And the city will lose no revenue. Existing PBOT policy (worked out with ZipCar) would require that if a space is removed in a meter district, PBOT collects a fee in lieu of the parking revenue.
JK is correct and Chris Smith/Bob R are wrong. If an urban renewal district is involved, then it has nothing to do with market forces. Measures 5/47 did not take any money away, they just did not allow as much money to be taken from property owners. Urban renewal eliminates the dispersement of property tax money completely for “X” number of years.
re urban renewal. The Interstate Corridor URA is already there, sitting on $300M, so why not spend some on Mississippi? Actually, Missisippi is interesting because so little URA $ has gone there, yet it has boomed. An interesting question for later.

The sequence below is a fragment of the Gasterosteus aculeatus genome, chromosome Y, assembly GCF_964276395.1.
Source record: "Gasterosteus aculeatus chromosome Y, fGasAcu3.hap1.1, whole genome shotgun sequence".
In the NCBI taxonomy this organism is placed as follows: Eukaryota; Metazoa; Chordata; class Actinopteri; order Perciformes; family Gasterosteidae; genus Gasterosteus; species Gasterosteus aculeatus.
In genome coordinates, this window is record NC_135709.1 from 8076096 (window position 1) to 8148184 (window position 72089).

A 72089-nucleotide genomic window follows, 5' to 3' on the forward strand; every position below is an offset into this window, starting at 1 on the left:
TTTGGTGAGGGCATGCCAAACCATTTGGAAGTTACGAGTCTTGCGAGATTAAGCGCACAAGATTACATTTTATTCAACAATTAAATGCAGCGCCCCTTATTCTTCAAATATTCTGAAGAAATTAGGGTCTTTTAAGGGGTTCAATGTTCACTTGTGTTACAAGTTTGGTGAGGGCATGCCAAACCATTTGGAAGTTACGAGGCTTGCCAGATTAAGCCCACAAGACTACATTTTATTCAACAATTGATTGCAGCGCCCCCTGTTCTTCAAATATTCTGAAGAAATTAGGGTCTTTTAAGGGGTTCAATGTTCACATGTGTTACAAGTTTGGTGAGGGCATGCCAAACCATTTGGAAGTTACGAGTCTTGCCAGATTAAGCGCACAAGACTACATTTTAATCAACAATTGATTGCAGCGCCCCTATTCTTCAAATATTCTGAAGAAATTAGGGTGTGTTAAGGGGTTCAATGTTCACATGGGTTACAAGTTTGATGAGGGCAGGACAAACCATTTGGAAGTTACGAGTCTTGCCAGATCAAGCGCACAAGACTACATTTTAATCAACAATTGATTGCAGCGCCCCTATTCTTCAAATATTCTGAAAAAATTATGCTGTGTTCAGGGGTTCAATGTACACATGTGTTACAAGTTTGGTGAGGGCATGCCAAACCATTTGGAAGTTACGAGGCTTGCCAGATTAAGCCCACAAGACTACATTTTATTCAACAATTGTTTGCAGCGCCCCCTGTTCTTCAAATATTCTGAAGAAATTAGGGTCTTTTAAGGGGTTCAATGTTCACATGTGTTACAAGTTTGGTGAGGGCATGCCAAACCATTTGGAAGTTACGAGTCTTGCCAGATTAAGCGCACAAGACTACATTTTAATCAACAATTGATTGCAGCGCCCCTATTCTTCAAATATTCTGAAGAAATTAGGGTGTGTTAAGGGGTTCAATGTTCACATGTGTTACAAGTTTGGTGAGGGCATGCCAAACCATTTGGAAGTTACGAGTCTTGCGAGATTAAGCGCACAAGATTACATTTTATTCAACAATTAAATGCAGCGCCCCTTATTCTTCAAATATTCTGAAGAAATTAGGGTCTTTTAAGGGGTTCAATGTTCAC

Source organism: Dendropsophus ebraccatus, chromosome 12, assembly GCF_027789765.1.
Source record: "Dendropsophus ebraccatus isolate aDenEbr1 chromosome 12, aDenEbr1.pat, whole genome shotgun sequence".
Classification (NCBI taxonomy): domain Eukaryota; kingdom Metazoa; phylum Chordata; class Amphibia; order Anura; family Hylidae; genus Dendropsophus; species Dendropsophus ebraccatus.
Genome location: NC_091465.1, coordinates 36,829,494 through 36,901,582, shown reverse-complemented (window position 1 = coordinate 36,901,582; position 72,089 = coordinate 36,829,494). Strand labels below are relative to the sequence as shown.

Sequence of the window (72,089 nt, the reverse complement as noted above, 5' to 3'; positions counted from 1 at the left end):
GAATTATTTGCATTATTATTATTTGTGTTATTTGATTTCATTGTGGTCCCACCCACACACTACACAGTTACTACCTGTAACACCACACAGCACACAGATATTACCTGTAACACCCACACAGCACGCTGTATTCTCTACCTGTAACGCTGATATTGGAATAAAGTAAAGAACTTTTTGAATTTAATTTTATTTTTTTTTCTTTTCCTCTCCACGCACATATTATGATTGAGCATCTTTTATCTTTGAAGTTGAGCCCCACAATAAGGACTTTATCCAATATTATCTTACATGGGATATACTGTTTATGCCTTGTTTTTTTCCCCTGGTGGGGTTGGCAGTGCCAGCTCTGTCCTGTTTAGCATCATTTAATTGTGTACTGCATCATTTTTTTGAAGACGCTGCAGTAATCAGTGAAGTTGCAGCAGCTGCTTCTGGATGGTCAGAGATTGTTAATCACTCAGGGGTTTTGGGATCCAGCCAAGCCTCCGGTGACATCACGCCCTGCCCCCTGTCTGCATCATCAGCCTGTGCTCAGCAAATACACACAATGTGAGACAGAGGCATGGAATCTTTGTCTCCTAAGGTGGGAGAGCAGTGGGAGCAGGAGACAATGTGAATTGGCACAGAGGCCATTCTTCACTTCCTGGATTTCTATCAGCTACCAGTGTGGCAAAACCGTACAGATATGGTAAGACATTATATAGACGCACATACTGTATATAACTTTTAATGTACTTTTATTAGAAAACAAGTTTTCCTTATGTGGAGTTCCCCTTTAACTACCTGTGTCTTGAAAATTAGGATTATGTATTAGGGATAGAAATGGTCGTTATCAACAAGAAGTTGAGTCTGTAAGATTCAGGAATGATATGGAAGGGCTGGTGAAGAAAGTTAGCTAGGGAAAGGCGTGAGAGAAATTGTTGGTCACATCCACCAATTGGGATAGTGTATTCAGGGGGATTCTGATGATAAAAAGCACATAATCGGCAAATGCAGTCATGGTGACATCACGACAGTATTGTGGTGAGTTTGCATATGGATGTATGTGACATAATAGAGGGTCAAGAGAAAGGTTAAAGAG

Actually some area residents and businesses fear the gentrification impact of civic improvements with some justice. Making an area more attractive does tend to attract…driving up rents for both residents and retailers. Its a delicate balance.
Note that URAs take only the increase in taxes from an area based on the start date of the district, so the bulk of taxes collected continue to go to schools, the city, etc. It is a perfectly reasonable way to fund targeted public investments in a limited number of city areas that are “underperforming.” Interstate Corridor URA has been bouncing back nicely since the opening of the Yellow Line…not too fast, but not too slow.
To my recollection, the presenter for this project did not say anything about using urban renewal funds.